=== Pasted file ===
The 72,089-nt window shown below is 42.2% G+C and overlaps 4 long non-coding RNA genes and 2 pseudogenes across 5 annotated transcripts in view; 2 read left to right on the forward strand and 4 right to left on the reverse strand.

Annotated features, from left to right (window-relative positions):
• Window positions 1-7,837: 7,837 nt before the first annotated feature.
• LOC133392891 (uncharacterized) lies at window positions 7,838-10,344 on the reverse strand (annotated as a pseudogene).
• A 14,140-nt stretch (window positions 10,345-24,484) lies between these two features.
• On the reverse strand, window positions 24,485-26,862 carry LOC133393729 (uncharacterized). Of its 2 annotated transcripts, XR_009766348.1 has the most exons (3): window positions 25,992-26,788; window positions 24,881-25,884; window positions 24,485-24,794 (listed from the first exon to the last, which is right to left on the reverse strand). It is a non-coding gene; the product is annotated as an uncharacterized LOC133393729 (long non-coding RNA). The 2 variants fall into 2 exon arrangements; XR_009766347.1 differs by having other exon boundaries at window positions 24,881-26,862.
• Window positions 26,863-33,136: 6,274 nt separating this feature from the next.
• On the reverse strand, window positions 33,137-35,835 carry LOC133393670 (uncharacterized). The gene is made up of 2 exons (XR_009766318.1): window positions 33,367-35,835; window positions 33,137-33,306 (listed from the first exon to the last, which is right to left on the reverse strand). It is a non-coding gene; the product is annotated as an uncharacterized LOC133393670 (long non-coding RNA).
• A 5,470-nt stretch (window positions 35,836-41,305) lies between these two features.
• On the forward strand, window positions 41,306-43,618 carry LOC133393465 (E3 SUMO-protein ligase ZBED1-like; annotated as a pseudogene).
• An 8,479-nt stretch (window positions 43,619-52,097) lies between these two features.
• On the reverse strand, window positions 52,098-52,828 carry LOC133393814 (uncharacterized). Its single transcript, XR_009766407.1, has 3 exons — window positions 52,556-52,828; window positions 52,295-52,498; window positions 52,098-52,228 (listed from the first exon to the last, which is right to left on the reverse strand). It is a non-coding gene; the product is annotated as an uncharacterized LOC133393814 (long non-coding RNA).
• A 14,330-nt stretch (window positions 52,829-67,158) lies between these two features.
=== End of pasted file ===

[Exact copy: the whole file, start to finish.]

The 72,089-nt window shown below is 42.2% G+C and overlaps 4 long non-coding RNA genes and 2 pseudogenes across 5 annotated transcripts in view; 2 read left to right on the forward strand and 4 right to left on the reverse strand.

Annotated features, from left to right (window-relative positions):
• Window positions 1-7,837: 7,837 nt before the first annotated feature.
• LOC133392891 (uncharacterized) lies at window positions 7,838-10,344 on the reverse strand (annotated as a pseudogene).
• A 14,140-nt stretch (window positions 10,345-24,484) lies between these two features.
• On the reverse strand, window positions 24,485-26,862 carry LOC133393729 (uncharacterized). Of its 2 annotated transcripts, XR_009766348.1 has the most exons (3): window positions 25,992-26,788; window positions 24,881-25,884; window positions 24,485-24,794 (listed from the first exon to the last, which is right to left on the reverse strand). It is a non-coding gene; the product is annotated as an uncharacterized LOC133393729 (long non-coding RNA). The 2 variants fall into 2 exon arrangements; XR_009766347.1 differs by having other exon boundaries at window positions 24,881-26,862.
• Window positions 26,863-33,136: 6,274 nt separating this feature from the next.
• On the reverse strand, window positions 33,137-35,835 carry LOC133393670 (uncharacterized). The gene is made up of 2 exons (XR_009766318.1): window positions 33,367-35,835; window positions 33,137-33,306 (listed from the first exon to the last, which is right to left on the reverse strand). It is a non-coding gene; the product is annotated as an uncharacterized LOC133393670 (long non-coding RNA).
• A 5,470-nt stretch (window positions 35,836-41,305) lies between these two features.
• On the forward strand, window positions 41,306-43,618 carry LOC133393465 (E3 SUMO-protein ligase ZBED1-like; annotated as a pseudogene).
• An 8,479-nt stretch (window positions 43,619-52,097) lies between these two features.
• On the reverse strand, window positions 52,098-52,828 carry LOC133393814 (uncharacterized). Its single transcript, XR_009766407.1, has 3 exons — window positions 52,556-52,828; window positions 52,295-52,498; window positions 52,098-52,228 (listed from the first exon to the last, which is right to left on the reverse strand). It is a non-coding gene; the product is annotated as an uncharacterized LOC133393814 (long non-coding RNA).
• A 14,330-nt stretch (window positions 52,829-67,158) lies between these two features.